Credible ignorance of the law?

CPP also asked the town manager about Cooke’s claim that he didn’t know he had to keep emails.

“Mr. Cooke was on the Town Council when an ethics policy was adopted, in which email is not specifically discussed, but does reference public records,” Melnikova said in an email response Monday. “He also attended the required state ethics training after his re-election.

“I want to be fair to Mr. Cooke — the retention of email is not something that’s a weekly or even monthly discussion topic with the Council.

But she also shared a memo she sent to all board members in March 2014, less than a year before his resignation, warning against too much emailing on items of public business, which could rise to the level of conducting a meeting by proxy. After that warning she addressed the issue of which email accounts constitute a public record.

The use of an official town email address or a personal email address doesn’t matter,” she told commissioners. “It’s the content of the message, not the storage location that determines whether something is a public record.”

Despite the apparent clarity of that message, the town does not have a written policy on email retention, a point that Cooke emphasized in describing his decision to delete the files.

Town Attorney Monica Gillett-Stallings told CPP on Friday that the situation may be changing.

“We are using this as an opportunity to review our policies and hope other communities will learn from our experience,” she said.

CPP consulted with North Carolina Press Association Chief Counsel Amanda Martin on legal issues raised by the Laurel Park situation.

Although municipalities can craft their own email retention policies to guide staff and elected officials in compliance with state law, Martin advised that those policies can’t be less stringent than state law. There would be no legal policy the town could have adopted that would have allowed Cooke to delete those emails.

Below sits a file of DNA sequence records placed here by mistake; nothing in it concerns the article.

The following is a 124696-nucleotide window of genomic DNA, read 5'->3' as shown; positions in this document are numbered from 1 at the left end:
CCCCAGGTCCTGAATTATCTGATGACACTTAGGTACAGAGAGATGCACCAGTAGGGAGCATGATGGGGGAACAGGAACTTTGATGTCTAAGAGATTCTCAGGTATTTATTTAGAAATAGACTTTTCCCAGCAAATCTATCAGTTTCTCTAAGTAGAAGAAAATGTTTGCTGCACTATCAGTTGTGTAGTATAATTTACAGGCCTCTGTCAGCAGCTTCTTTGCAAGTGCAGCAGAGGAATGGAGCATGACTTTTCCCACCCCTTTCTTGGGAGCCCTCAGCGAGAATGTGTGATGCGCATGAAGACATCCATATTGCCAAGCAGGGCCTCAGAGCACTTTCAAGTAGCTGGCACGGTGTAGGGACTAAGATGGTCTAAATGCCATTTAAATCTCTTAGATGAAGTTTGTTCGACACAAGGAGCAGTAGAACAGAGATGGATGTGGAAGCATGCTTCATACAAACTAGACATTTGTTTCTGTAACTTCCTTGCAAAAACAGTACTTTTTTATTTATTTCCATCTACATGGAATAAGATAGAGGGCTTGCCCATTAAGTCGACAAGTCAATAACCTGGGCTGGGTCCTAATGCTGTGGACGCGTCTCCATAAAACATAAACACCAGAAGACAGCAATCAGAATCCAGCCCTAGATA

Gillett-Stallings emphasized that the deleted emails came as a surprise to current town officials. “Mr. Cooke is a former town commissioner and sought no information from any town official prior to his decision to delete his town-related emails,” she told CPP in an email. “The first time we learned of the deletion was in response to the request from CPP.”

Cooke also told CPP that he acted independently and was not in any way coerced into deleting the files. He also said he deleted all of his town-related emails, not just those related to the park investigation.

Third-party public records

While the facts involved in the situation are disputed between Cooke and Gambill and the ethics of his actions in passing on apparently confidential emails from a third party may be open to debate, the situation also may be instructive about open-records law.

When anyone sends an email to a town staff member or elected official regarding something related to town business, that file immediately becomes a public record and there is no legal presumption of confidentiality. As a result, concerned citizens should be cautious about creating a public records trail when they write to one public official to complain about others.

At the same time, Cooke acted voluntarily in disclosing the otherwise secret emails, not in response to a records request from his former colleagues on the town board. Also, at least one of the emails he forwarded came several months after he had resigned and would not have been covered by open records laws had he not forwarded it to current town officials.

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Frank Taylor is the managing editor of Carolina Public Press. Contact him at